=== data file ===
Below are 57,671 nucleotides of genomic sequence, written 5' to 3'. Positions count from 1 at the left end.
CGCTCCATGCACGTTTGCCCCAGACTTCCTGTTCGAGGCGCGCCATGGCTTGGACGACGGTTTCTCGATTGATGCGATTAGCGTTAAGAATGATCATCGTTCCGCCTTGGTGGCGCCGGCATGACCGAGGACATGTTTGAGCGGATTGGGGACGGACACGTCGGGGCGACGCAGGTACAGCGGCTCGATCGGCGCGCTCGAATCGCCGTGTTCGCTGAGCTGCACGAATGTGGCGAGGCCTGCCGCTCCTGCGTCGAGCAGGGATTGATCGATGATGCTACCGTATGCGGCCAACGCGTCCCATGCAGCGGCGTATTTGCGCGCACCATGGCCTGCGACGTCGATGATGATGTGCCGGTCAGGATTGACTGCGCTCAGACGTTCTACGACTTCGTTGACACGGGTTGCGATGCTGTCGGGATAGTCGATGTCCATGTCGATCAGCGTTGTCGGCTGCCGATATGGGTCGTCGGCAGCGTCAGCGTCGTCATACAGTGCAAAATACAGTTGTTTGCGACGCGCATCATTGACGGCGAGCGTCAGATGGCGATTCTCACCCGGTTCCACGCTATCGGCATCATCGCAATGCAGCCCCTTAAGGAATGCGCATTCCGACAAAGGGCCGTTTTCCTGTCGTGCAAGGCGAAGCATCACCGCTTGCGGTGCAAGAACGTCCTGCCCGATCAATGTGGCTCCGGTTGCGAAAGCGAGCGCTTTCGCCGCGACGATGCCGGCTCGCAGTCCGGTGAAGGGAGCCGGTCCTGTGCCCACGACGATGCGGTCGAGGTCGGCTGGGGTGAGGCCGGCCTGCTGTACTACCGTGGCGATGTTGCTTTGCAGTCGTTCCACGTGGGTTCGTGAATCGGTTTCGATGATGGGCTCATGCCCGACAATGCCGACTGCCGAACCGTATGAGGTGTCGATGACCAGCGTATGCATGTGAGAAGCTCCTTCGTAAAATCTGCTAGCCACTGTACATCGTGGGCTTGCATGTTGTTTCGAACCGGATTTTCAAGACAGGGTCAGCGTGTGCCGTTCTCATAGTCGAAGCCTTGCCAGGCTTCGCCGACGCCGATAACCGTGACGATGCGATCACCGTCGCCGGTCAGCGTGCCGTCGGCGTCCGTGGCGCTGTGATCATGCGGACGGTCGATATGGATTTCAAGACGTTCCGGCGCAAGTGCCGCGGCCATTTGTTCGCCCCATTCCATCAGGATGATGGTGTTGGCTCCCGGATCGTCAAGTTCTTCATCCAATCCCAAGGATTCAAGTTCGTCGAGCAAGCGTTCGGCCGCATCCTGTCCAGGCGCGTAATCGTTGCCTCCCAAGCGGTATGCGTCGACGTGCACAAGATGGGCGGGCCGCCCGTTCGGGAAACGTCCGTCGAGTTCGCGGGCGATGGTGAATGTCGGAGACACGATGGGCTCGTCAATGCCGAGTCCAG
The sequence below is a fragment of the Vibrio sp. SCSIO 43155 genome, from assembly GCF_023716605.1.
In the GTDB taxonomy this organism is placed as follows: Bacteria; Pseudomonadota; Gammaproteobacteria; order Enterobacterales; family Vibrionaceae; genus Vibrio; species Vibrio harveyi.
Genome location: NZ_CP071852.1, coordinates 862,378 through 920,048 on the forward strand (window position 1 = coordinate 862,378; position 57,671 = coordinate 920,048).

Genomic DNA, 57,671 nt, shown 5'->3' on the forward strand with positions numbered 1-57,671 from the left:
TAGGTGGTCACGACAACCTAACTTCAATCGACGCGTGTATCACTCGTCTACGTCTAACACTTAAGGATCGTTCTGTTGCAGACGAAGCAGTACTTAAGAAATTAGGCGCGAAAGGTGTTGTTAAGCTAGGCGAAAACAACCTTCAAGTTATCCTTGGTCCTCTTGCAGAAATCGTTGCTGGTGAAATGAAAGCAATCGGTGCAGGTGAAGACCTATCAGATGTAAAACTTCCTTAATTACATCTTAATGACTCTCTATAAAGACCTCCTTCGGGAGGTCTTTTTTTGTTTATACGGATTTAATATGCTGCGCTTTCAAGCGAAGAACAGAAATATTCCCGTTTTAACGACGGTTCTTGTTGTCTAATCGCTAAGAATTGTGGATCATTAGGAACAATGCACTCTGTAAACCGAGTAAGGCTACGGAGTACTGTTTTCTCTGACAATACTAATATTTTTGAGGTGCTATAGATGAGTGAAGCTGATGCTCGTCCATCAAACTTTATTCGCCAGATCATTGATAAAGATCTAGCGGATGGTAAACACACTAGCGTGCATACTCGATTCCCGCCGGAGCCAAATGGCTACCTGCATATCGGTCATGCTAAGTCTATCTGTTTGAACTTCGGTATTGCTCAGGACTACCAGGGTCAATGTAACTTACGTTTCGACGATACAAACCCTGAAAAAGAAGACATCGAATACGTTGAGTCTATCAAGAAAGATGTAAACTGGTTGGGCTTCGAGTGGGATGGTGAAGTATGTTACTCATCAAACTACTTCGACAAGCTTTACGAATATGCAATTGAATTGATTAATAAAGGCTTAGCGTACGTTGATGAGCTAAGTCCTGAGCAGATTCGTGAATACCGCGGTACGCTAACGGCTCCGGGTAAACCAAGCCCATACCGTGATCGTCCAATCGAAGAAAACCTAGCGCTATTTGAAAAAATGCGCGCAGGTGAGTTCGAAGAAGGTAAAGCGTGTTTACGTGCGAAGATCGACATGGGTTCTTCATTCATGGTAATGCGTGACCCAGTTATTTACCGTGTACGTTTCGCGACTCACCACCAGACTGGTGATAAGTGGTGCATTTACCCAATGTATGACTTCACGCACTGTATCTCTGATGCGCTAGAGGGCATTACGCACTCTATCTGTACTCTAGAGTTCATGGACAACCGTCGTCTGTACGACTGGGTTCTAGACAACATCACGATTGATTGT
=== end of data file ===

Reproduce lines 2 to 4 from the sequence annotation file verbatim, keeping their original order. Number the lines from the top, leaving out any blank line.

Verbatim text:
CGCTCCATGCACGTTTGCCCCAGACTTCCTGTTCGAGGCGCGCCATGGCTTGGACGACGGTTTCTCGATTGATGCGATTAGCGTTAAGAATGATCATCGTTCCGCCTTGGTGGCGCCGGCATGACCGAGGACATGTTTGAGCGGATTGGGGACGGACACGTCGGGGCGACGCAGGTACAGCGGCTCGATCGGCGCGCTCGAATCGCCGTGTTCGCTGAGCTGCACGAATGTGGCGAGGCCTGCCGCTCCTGCGTCGAGCAGGGATTGATCGATGATGCTACCGTATGCGGCCAACGCGTCCCATGCAGCGGCGTATTTGCGCGCACCATGGCCTGCGACGTCGATGATGATGTGCCGGTCAGGATTGACTGCGCTCAGACGTTCTACGACTTCGTTGACACGGGTTGCGATGCTGTCGGGATAGTCGATGTCCATGTCGATCAGCGTTGTCGGCTGCCGATATGGGTCGTCGGCAGCGTCAGCGTCGTCATACAGTGCAAAATACAGTTGTTTGCGACGCGCATCATTGACGGCGAGCGTCAGATGGCGATTCTCACCCGGTTCCACGCTATCGGCATCATCGCAATGCAGCCCCTTAAGGAATGCGCATTCCGACAAAGGGCCGTTTTCCTGTCGTGCAAGGCGAAGCATCACCGCTTGCGGTGCAAGAACGTCCTGCCCGATCAATGTGGCTCCGGTTGCGAAAGCGAGCGCTTTCGCCGCGACGATGCCGGCTCGCAGTCCGGTGAAGGGAGCCGGTCCTGTGCCCACGACGATGCGGTCGAGGTCGGCTGGGGTGAGGCCGGCCTGCTGTACTACCGTGGCGATGTTGCTTTGCAGTCGTTCCACGTGGGTTCGTGAATCGGTTTCGATGATGGGCTCATGCCCGACAATGCCGACTGCCGAACCGTATGAGGTGTCGATGACCAGCGTATGCATGTGAGAAGCTCCTTCGTAAAATCTGCTAGCCACTGTACATCGTGGGCTTGCATGTTGTTTCGAACCGGATTTTCAAGACAGGGTCAGCGTGTGCCGTTCTCATAGTCGAAGCCTTGCCAGGCTTCGCCGACGCCGATAACCGTGACGATGCGATCACCGTCGCCGGTCAGCGTGCCGTCGGCGTCCGTGGCGCTGTGATCATGCGGACGGTCGATATGGATTTCAAGACGTTCCGGCGCAAGTGCCGCGGCCATTTGTTCGCCCCATTCCATCAGGATGATGGTGTTGGCTCCCGGATCGTCAAGTTCTTCATCCAATCCCAAGGATTCAAGTTCGTCGAGCAAGCGTTCGGCCGCATCCTGTCCAGGCGCGTAATCGTTGCCTCCCAAGCGGTATGCGTCGACGTGCACAAGATGGGCGGGCCGCCCGTTCGGGAAACGTCCGTCGAGTTCGCGGGCGATGGTGAATGTCGGAGACACGATGGGCTCGTCAATGCCGAGTCCAG
The sequence below is a fragment of the Vibrio sp. SCSIO 43155 genome, from assembly GCF_023716605.1.
In the GTDB taxonomy this organism is placed as follows: Bacteria; Pseudomonadota; Gammaproteobacteria; order Enterobacterales; family Vibrionaceae; genus Vibrio; species Vibrio harveyi.